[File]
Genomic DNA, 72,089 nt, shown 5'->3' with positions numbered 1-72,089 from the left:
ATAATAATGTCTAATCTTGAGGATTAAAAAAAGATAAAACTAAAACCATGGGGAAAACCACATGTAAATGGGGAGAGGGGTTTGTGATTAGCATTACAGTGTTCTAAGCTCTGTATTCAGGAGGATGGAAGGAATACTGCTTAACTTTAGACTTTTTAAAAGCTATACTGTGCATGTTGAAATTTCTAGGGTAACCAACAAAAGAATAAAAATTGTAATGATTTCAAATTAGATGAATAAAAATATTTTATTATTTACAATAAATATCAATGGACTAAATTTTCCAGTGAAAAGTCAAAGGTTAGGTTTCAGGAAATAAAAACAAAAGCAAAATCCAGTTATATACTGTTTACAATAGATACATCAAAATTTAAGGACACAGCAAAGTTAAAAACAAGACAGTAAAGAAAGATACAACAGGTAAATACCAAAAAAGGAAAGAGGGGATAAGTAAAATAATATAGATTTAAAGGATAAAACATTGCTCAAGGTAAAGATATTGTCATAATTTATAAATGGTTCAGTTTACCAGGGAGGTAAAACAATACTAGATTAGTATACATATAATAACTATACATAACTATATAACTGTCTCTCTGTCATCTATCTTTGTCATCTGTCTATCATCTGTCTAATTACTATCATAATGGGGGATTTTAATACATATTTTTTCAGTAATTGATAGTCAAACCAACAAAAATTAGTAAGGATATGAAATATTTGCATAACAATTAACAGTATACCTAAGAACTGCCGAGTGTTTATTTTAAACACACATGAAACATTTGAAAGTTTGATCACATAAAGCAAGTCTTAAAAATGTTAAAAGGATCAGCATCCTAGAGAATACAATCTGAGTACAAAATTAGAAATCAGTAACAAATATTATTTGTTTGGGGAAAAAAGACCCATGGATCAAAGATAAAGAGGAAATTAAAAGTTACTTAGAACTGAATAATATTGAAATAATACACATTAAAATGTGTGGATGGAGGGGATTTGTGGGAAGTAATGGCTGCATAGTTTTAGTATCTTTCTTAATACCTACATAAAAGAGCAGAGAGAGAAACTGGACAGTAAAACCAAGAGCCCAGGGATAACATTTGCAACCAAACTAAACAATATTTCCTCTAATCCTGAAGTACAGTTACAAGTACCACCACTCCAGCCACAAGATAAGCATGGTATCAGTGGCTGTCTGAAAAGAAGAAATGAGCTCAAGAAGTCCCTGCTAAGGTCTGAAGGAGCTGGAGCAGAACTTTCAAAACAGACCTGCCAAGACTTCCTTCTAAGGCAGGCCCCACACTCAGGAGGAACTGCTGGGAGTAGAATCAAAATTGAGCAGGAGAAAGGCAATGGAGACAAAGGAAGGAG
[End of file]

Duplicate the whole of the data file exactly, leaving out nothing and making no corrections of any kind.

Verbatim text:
Genomic DNA, 72,089 nt, shown 5'->3' with positions numbered 1-72,089 from the left:
ATAATAATGTCTAATCTTGAGGATTAAAAAAAGATAAAACTAAAACCATGGGGAAAACCACATGTAAATGGGGAGAGGGGTTTGTGATTAGCATTACAGTGTTCTAAGCTCTGTATTCAGGAGGATGGAAGGAATACTGCTTAACTTTAGACTTTTTAAAAGCTATACTGTGCATGTTGAAATTTCTAGGGTAACCAACAAAAGAATAAAAATTGTAATGATTTCAAATTAGATGAATAAAAATATTTTATTATTTACAATAAATATCAATGGACTAAATTTTCCAGTGAAAAGTCAAAGGTTAGGTTTCAGGAAATAAAAACAAAAGCAAAATCCAGTTATATACTGTTTACAATAGATACATCAAAATTTAAGGACACAGCAAAGTTAAAAACAAGACAGTAAAGAAAGATACAACAGGTAAATACCAAAAAAGGAAAGAGGGGATAAGTAAAATAATATAGATTTAAAGGATAAAACATTGCTCAAGGTAAAGATATTGTCATAATTTATAAATGGTTCAGTTTACCAGGGAGGTAAAACAATACTAGATTAGTATACATATAATAACTATACATAACTATATAACTGTCTCTCTGTCATCTATCTTTGTCATCTGTCTATCATCTGTCTAATTACTATCATAATGGGGGATTTTAATACATATTTTTTCAGTAATTGATAGTCAAACCAACAAAAATTAGTAAGGATATGAAATATTTGCATAACAATTAACAGTATACCTAAGAACTGCCGAGTGTTTATTTTAAACACACATGAAACATTTGAAAGTTTGATCACATAAAGCAAGTCTTAAAAATGTTAAAAGGATCAGCATCCTAGAGAATACAATCTGAGTACAAAATTAGAAATCAGTAACAAATATTATTTGTTTGGGGAAAAAAGACCCATGGATCAAAGATAAAGAGGAAATTAAAAGTTACTTAGAACTGAATAATATTGAAATAATACACATTAAAATGTGTGGATGGAGGGGATTTGTGGGAAGTAATGGCTGCATAGTTTTAGTATCTTTCTTAATACCTACATAAAAGAGCAGAGAGAGAAACTGGACAGTAAAACCAAGAGCCCAGGGATAACATTTGCAACCAAACTAAACAATATTTCCTCTAATCCTGAAGTACAGTTACAAGTACCACCACTCCAGCCACAAGATAAGCATGGTATCAGTGGCTGTCTGAAAAGAAGAAATGAGCTCAAGAAGTCCCTGCTAAGGTCTGAAGGAGCTGGAGCAGAACTTTCAAAACAGACCTGCCAAGACTTCCTTCTAAGGCAGGCCCCACACTCAGGAGGAACTGCTGGGAGTAGAATCAAAATTGAGCAGGAGAAAGGCAATGGAGACAAAGGAAGGAG